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Discover how to decipher financial reports
Especially relevant in today's world of corporate scandals and new accounting laws, the numbers in a financial report contain vitally important information about where a company has been and where it is going.
Packed with new and updated information, Reading Financial Reports For Dummies, 3rd Edition gives you a quick but clear introduction to financial reports–and how to decipher the information in them.
- New information on the separate accounting and financial reporting standards for private/small businesses versus public/large businesses
- New content to match SEC and other governmental regulatory changes
- New information about how the analyst-corporate connection has actually changed the playing field
- The impact of corporate communications and new technologies
- New examples that reflect current trends
- Updated websites and resources
Reading Financial Reports For Dummies is for investors, traders, brokers, managers, and anyone else who is looking for a reliable, up-to-date guide to reading financial reports effectively.
About the Author
Lita Epstein, MBA, helps people develop business and personal financial and investing skills. She designs and teaches online courses on bookkeeping, accounting, and starting a business. She is the author of more than 30 books, including Bookkeeping For Dummies and Trading For Dummies.
Table of Contents
Part I: Getting Started with Reading Financial Reports5
Chapter 1: Opening the Cornucopia of Reports 7
Chapter 2: Recognizing Business Types and Their Tax Rules 19
Chapter 3: Public or Private: How Company Structure Affects theBooks 27
Chapter 4: Digging into Accounting Basics 41
Part II: Checking Out the Big Show: Annual Reports 57
Chapter 5: Exploring the Anatomy of an Annual Report 59
Chapter 6: Balancing Assets against Liabilities and Equity73
Chapter 7: Using the Income Statement 89
Chapter 8: The Statement of Cash Flows 105
Chapter 9: Scouring the Notes to the Financial Statements119
Chapter 10: Considering Consolidated Financial Statements137
Part III: Analyzing the Numbers 149
Chapter 11: Testing the Profits and Market Value 151
Chapter 12: Looking at Liquidity 169
Chapter 13: Making Sure the Company Has Cash to Carry On 179
Part IV: Understanding How Companies Optimize Operations191
Chapter 14: How Reports Help with Basic Budgeting 193
Chapter 15: Turning Up Clues in Turnover and Assets 203
Chapter 16: Examining Cash Inflow and Outflow 215
Chapter 17: How Companies Keep the Cash Flowing 225
Part V: The Many Ways Companies Answer to Others 233
Chapter 18: Finding Out How Companies Find Errors: The AuditingProcess 235
Chapter 19: Digging into Government Regulations 245
Chapter 20: Creating a Global Financial Reporting Standard257
Chapter 21: Checking Out the Analyst–CorporationConnection 267
Chapter 22: How Companies Communicate with Shareholders 279
Chapter 23: Keeping Score When Companies Play Games with Numbers293
Part VI: The Part of Tens 315
Chapter 24: Ten (+1) Financial Scandals That Rocked the World317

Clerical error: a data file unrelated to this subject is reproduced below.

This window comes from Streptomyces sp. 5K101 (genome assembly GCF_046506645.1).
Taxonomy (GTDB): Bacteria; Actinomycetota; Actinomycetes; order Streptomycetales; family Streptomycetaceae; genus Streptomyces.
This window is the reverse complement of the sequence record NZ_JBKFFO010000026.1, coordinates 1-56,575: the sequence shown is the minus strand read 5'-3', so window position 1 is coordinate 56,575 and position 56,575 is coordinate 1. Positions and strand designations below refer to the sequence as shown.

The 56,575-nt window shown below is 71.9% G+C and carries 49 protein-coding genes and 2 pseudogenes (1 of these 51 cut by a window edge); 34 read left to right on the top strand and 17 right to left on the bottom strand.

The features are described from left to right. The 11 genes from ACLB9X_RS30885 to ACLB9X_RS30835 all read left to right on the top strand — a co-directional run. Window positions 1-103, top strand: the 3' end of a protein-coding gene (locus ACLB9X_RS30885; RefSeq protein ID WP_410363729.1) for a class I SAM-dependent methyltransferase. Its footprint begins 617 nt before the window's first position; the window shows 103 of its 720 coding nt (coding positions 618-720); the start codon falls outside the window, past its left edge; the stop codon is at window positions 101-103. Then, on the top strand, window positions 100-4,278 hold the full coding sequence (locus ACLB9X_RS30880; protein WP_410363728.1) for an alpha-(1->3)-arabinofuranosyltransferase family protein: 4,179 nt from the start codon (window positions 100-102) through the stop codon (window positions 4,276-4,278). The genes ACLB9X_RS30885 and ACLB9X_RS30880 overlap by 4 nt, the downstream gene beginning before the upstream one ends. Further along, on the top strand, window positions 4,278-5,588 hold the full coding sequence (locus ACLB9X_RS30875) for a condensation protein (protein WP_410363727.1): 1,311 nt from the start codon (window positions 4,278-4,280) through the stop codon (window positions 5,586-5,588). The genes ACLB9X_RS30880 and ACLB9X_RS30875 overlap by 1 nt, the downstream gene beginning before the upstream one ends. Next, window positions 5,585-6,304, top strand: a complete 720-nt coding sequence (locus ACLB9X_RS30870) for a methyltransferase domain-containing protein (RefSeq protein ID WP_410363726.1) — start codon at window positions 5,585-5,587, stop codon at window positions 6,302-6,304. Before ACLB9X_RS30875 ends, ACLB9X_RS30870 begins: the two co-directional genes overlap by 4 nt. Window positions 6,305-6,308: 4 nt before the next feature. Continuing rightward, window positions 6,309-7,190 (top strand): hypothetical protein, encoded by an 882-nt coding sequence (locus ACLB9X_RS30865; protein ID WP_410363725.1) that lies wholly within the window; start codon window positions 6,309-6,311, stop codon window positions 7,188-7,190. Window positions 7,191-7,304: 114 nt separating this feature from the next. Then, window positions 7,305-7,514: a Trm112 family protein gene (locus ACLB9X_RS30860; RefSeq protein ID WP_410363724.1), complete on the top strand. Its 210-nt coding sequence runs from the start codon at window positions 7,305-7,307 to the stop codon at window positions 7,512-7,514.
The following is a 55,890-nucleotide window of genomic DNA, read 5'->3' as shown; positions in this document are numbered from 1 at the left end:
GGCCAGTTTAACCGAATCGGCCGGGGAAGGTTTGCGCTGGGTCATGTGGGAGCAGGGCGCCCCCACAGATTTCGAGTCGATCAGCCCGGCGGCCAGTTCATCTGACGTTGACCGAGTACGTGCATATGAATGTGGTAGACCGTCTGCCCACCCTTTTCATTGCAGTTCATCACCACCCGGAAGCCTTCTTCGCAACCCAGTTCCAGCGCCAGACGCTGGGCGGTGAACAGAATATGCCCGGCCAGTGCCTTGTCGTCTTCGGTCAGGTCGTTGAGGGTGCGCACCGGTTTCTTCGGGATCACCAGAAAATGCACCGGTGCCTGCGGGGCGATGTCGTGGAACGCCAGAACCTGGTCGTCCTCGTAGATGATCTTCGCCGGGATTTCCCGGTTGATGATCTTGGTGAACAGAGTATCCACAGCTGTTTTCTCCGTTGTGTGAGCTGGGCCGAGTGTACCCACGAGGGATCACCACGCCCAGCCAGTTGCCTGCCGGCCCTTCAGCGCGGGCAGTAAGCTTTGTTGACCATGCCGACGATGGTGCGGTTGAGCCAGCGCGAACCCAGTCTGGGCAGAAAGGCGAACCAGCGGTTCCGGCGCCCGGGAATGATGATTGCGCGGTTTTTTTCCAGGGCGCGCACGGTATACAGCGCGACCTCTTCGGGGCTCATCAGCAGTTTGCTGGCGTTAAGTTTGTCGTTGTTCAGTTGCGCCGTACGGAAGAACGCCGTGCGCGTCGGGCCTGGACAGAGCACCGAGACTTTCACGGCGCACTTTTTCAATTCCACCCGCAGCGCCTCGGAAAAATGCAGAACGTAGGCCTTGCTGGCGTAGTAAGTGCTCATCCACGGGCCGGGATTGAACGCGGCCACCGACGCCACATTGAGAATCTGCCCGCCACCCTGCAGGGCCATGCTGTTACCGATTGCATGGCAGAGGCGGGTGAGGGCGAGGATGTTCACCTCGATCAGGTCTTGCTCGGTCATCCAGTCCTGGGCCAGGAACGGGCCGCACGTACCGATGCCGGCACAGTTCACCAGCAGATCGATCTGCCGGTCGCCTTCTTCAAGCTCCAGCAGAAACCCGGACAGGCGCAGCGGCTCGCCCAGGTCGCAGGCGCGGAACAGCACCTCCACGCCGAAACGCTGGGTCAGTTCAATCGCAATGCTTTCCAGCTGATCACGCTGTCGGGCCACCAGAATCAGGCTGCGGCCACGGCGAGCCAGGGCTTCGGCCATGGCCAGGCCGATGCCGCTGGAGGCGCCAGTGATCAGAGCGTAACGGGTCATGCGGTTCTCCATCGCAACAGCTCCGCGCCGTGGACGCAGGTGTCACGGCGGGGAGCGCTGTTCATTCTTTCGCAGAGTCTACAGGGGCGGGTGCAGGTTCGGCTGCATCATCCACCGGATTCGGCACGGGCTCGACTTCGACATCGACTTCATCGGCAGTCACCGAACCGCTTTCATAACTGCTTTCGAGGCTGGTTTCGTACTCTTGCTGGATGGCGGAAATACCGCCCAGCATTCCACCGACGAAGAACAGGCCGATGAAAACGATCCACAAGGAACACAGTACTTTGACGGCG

Chapter 25: Ten Signs That a Company’s in Trouble 327
Most Helpful Customer Reviews
One of the things I don't like about the "dummies" books is that frequently, in order to be politically correct, they will automatically seek out a woman to write the book instead of just seeking out the most qualified person they can find. From reading the "about the author" section in the book, it appears that she doesn't have very much actual work experience in the field of corporate finance. "After receiving her MBA, she managed finances for a small nonprofit organization and the facilities management section of a large medical clinic." That's all? The rest of her resume contains some impressive jobs, but none of them are directly related to studying financial statements. Surely there must be at least a thousand people out there that are more qualified to write this book. The author's lack of real world experience in this specific field makes me question the integrity of the information contained in the book. I'm not saying that it's all wrong, I just don't completely trust it. Having said that, I'll finish this review by quoting my favorite passage from the book, on page 105: "The calculation for earnings per share is relatively simple. You take the number of outstanding shares and divide it by the net earnings." Oops! Actually, to calculate earnings per share, you take net earnings and divide it by the number of outstanding shares. I guess it's not so simple after all!
I am reading this book to prepare myself for a Managerial Accounting course. It is a great primer for anyone who would like to become familiar with the terminology and jargon associated with managerial accounting. The error noted by the "Anonymous" reviewer from 2009 (The page 105 calculation of earnings per share) does not exist in the 2013 version of the book.
AN EXCELLENT TOOL. CONCISE AND WELL ORGANIZED. WILL PROBABLY USE THIS TOOL FOR YEARS. THE AUTHOR'S BEST FEATURE WAS EXPLAINING THE OUTCOME OR MEASUREMENT IN UNDERSTANDABLE REAL WORLD TERMS. ALLOWED ME TO CONSTRUCT A UNIVERSAL SPREADSHEET FOR ANALYSIS OF ANY PUBLIC COMPANY'S FINANCIAL CONDITION IN JUST MINUTES WITHOUT A LOT OF STRESS. REALLY HELPS TO SHINE A LIGHT IN THE CORNERS SO I CAN COMPARE TWO UNRELATED ENTITIES AND WEITGH THE STRENGTHS AND WEAKNESSES. MOST BOOKS OF THIS TYPES ARE FILLED WITH TOO MUCH UNUSABLE TECHNICAL DETAIL.
This book came as a total surprise to me. I did not expect the level of detail, and the simplicity with which things were explained.
I must warn you that I bought this book 3 days ago, and now at chapter 12 - Liquidity, can be quite a brain drain.
Using real world Statements on Yahoo along with this book makes it a good read for every one who understands stock markets but lacking the details.